Regulations, especially those regarding labor, have long been more onerous and severe than those in the U.S. Observers are only halfjoking when they say it’s easier to divorce a spouse than it is to shed a worker in most of Europe. These burdens have been eased only slightly since the 1970s.
Structural changes in pensions for government bureaucrats or in labor laws are fiercely resisted, as any French president can testify. Germany was able to make some reforms in the early 2000s that led to better growth. But they cost the chancellor his job and have been chipped away at since then.
Countries that have upped their economic game a bit in more recent times, such as Sweden, Denmark and Hungary, didn’t go in an anti-Reagan/Thatcher direction.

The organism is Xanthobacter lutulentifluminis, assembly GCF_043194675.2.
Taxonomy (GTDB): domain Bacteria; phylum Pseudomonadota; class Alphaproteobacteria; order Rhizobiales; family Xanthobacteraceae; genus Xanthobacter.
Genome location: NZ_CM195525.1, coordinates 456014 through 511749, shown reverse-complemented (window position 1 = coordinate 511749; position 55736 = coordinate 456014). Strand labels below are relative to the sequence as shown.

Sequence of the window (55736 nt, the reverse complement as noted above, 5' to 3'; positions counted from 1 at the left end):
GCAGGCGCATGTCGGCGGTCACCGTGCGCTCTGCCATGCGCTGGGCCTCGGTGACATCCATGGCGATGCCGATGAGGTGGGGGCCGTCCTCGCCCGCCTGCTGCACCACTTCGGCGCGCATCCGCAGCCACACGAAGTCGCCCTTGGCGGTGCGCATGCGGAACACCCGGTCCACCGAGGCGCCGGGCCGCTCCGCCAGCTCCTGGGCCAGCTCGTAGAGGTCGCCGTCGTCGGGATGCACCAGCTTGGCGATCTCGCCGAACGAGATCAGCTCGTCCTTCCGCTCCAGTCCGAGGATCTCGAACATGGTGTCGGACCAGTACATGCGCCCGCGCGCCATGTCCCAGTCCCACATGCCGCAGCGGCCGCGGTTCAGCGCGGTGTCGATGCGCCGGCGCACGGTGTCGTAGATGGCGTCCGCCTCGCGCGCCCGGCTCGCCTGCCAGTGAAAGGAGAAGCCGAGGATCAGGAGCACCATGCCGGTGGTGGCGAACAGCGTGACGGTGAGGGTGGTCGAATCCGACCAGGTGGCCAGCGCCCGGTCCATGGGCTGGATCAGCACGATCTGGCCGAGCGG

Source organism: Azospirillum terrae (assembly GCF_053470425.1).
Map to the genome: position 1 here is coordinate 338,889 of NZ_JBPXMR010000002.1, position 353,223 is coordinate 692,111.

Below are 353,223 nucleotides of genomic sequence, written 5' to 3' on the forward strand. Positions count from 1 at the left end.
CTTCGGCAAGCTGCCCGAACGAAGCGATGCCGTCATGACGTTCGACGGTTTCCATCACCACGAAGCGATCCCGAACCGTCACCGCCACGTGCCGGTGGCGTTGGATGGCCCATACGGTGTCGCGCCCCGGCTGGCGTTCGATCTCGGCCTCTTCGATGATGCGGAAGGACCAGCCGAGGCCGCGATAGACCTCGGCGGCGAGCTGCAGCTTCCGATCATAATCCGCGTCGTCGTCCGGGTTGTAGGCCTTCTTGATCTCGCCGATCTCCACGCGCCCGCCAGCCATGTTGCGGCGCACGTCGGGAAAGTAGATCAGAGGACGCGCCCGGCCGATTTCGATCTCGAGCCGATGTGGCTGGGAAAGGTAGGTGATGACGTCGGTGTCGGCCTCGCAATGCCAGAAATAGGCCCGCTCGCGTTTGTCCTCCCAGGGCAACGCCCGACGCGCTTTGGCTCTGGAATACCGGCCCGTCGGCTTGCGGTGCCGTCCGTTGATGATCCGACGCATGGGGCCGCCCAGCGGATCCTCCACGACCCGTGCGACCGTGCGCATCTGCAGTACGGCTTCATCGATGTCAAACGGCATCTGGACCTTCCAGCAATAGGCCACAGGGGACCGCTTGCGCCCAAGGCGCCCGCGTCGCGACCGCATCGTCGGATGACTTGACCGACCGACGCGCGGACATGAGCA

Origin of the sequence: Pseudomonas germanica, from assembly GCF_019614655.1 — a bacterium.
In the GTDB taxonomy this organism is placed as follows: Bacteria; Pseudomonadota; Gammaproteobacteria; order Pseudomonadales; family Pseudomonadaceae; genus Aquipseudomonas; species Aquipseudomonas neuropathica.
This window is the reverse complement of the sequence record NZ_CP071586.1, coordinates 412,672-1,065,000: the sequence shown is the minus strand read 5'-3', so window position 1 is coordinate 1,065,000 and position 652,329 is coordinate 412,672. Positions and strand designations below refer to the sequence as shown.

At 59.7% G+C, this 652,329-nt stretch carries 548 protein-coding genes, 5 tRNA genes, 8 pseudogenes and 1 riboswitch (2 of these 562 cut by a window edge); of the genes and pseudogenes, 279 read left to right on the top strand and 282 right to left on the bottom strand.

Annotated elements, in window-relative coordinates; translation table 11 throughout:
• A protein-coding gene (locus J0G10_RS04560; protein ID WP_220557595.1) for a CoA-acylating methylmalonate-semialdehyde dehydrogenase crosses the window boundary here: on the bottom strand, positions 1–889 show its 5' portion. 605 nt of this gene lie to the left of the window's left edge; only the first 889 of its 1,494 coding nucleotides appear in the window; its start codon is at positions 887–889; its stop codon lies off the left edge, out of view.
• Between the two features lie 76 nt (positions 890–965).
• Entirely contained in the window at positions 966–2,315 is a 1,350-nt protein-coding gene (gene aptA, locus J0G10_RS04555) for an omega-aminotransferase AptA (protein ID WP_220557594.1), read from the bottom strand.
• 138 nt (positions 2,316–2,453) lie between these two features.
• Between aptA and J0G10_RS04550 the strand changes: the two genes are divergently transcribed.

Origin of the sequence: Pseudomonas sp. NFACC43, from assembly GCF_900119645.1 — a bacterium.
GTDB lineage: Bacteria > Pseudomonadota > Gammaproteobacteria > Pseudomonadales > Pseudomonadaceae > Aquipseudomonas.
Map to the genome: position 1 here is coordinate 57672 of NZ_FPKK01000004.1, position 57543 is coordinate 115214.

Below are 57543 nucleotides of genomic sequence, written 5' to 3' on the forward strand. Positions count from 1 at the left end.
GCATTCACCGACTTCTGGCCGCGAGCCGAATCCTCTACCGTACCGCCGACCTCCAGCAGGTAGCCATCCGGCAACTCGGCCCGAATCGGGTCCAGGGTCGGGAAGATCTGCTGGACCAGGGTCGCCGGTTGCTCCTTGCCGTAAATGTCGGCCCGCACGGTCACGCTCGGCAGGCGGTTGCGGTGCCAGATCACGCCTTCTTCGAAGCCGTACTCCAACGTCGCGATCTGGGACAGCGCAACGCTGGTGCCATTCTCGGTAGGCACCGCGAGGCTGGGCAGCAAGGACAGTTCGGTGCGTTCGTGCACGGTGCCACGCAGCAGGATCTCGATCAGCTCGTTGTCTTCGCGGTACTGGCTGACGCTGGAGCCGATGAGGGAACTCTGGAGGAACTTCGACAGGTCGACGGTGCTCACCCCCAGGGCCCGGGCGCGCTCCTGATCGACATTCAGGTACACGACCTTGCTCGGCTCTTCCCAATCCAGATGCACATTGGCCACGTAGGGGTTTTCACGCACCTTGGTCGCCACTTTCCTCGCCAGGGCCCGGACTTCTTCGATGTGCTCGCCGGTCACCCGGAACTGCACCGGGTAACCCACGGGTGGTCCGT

What we see unfolding in the EU is a form of insanity: Keep applying what doesn’t work, and when that fails, do it some more. It reminds one of medicine a few centuries ago, when doctors would bleed patients: The worse they got, the more they were bled.
This is all the more reason to clear away the trade/tariff uncertainties that are holding back corporate investment. Businesspeople need to know what the rules are before they will commit. Provide those, and the U.S. economy will really roar—and that big success may provide a teachable moment to our floundering friends overseas.
without immense, time-consuming procedures? Why have judges lost control of their courtrooms to extortionist litigants? Why have so many colleges and universities surrendered to antifree-speech extremists? When things are not done right in the government, why is it impossible to insist on responsibility? And the political consequences are serious, as people increasingly feel they’re losing control over their lives.